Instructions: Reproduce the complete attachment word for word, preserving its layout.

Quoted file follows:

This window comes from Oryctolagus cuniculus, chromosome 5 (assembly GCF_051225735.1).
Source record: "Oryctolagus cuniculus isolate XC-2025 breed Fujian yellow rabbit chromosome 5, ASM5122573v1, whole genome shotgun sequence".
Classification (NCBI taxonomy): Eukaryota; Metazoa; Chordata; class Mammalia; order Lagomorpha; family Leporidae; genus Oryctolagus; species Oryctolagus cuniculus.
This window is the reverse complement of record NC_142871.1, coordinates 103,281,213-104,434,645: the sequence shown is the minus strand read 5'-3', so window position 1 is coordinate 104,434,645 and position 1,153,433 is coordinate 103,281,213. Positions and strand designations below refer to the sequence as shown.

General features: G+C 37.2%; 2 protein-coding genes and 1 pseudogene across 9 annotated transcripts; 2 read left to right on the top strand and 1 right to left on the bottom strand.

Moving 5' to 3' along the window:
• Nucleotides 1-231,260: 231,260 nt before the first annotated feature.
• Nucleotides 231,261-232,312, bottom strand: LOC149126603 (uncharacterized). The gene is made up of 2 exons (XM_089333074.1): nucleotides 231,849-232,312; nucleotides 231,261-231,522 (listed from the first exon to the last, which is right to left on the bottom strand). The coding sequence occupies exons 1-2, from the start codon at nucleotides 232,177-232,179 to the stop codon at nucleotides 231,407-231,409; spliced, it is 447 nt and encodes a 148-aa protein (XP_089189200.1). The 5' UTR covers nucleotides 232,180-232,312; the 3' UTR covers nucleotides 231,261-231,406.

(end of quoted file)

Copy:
This window comes from Oryctolagus cuniculus, chromosome 5 (assembly GCF_051225735.1).
Source record: "Oryctolagus cuniculus isolate XC-2025 breed Fujian yellow rabbit chromosome 5, ASM5122573v1, whole genome shotgun sequence".
Classification (NCBI taxonomy): Eukaryota; Metazoa; Chordata; class Mammalia; order Lagomorpha; family Leporidae; genus Oryctolagus; species Oryctolagus cuniculus.
This window is the reverse complement of record NC_142871.1, coordinates 103,281,213-104,434,645: the sequence shown is the minus strand read 5'-3', so window position 1 is coordinate 104,434,645 and position 1,153,433 is coordinate 103,281,213. Positions and strand designations below refer to the sequence as shown.

General features: G+C 37.2%; 2 protein-coding genes and 1 pseudogene across 9 annotated transcripts; 2 read left to right on the top strand and 1 right to left on the bottom strand.

Moving 5' to 3' along the window:
• Nucleotides 1-231,260: 231,260 nt before the first annotated feature.
• Nucleotides 231,261-232,312, bottom strand: LOC149126603 (uncharacterized). The gene is made up of 2 exons (XM_089333074.1): nucleotides 231,849-232,312; nucleotides 231,261-231,522 (listed from the first exon to the last, which is right to left on the bottom strand). The coding sequence occupies exons 1-2, from the start codon at nucleotides 232,177-232,179 to the stop codon at nucleotides 231,407-231,409; spliced, it is 447 nt and encodes a 148-aa protein (XP_089189200.1). The 5' UTR covers nucleotides 232,180-232,312; the 3' UTR covers nucleotides 231,261-231,406.